Local News

  • Library buys domain names to guard against pornographers

    The Jefferson County Public Library spent $230 last week acquiring rights to two .xxx website domains, a pre-emptive measure to keep the addresses jeffcolibrary.xxx and jeffco-lib.xxx out of the hands of pornographers.

  • County allocates $750,000 for mineral rights near parkway

    Jefferson County is funneling an additional $750,000 into an open space acquisition tied to the Jefferson Parkway, money that will be used to help purchase a mineral-rights lease.

    Though the money is not included in the $5.1 million the county has already dedicated to the former Rocky Flats land deal, the $750,000 could be paid back to the county from an escrow account early next year, staff said.

  • On Holiday’s Eve, Littleton traditions welcome the season

    By Laura Herrington

    For the Courier


    1860s holiday delicacies such as pickled walnuts and bread pudding were available for taste tests in a small cabin at the annual Holiday’s Eve at the Littleton Museum. “You’re welcome to taste the food,” volunteer and historic interpreter Karin Kowalski encourages guests. “The walnuts are vinegary, and good.”

  • Heinekamp to leave Jeffco library board

    Jefferson County Public Library trustee Lynne Heinekamp will be retiring from the board effective Jan. 1, she announced last week.

    Heinekamp, whose term would have expired on Sept. 30, 2012, cited personal reasons for the decision, namely that she will be caring for her 3-year-old great grandson.

    “It was with a heavy heart, and I’ve loved it all,” Heinekamp said during a Dec. 8 board meeting. “But this is necessary. I need to be home.”

    County commissioners appointed Heinekamp to the seven-member library board in 2009.

  • Hyper condition creates challenge for law officers

    South Jeffco resident Russell Arnold was pacing frantically in and out of his apartment early on June 7. The 34-year-old — high on crystal methamphetamine, breathing rapidly and covered in sweat — struggled with sheriff’s deputies, continuing to resist even after being shocked with a Taser and receiving at least four hard uppercuts to his face.

  • Geared up for competition

    Young gearheads at Colorow Elementary School and Summit Ridge Middle School have cultivated a love for LEGOs, an enthusiasm shared with prior generations of children who grew up to become engineers, designers and other successful professionals.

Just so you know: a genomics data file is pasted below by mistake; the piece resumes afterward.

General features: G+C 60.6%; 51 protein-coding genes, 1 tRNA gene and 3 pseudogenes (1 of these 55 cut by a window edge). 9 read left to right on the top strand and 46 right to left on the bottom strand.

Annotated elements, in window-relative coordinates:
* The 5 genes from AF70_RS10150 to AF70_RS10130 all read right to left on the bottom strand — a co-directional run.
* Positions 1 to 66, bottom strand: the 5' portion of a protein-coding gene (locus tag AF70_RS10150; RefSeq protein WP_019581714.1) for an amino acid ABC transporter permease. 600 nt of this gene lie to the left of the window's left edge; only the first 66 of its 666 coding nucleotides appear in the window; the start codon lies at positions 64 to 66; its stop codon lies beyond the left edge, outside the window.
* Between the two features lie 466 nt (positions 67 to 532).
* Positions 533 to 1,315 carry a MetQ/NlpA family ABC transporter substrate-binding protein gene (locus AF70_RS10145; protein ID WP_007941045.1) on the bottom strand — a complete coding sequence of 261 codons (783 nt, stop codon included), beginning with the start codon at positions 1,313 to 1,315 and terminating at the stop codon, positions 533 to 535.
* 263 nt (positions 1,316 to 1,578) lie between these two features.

But the modern building blocks are technological leaps ahead of those found scattered on floors and lodged between couch cushions 20 years ago. Today’s LEGOs often incorporate autonomous robotic programs, and students can craft tiny machines to precisely execute an unlimited number of tasks.

  • Nissler to take top library job permanently

    Jeffco Libraries interim director Pam Nissler is poised to take the job on a permanent basis, a reversal of her earlier decision to retire next year that spares the system a second nationwide search for an executive director.

  • Virus hits a quarter of Normandy Elementary kids

    An unidentified virus infected roughly a quarter of Normandy Elementary School’s students last week, including a number of staff who called in sick.
    Beginning Dec. 1, the school noticed a spike in the number of children whose parents phoned them in absent — 135 students. By comparison, only 29 students were called in sick the previous day.

  • Rebels win one for the thumb

    DENVER — Not the blustery, wintry weather. Not their own miscues. And not Lakewood’s will to hang around even when its offense struggled could deny the Columbine Rebels.
    A season that Columbine entered as one of the state’s perennial favorites in 5A football ended Dec. 3 at Sports Authority Field at Mile High with the Rebels standing above the rest.

  • Boost in school-lunch price brings added funds

    Since implementing a 25 percent price increase for most school lunches earlier this year, Jeffco Public Schools has begun netting a profit in its food services fund, money that is currently sitting idle.

    In the first financial quarter of the school year, the district netted nearly $765,000 more than during the same period last year, representing positive income of $409,500 — a substantial departure from 2010, when the fund operated at a loss.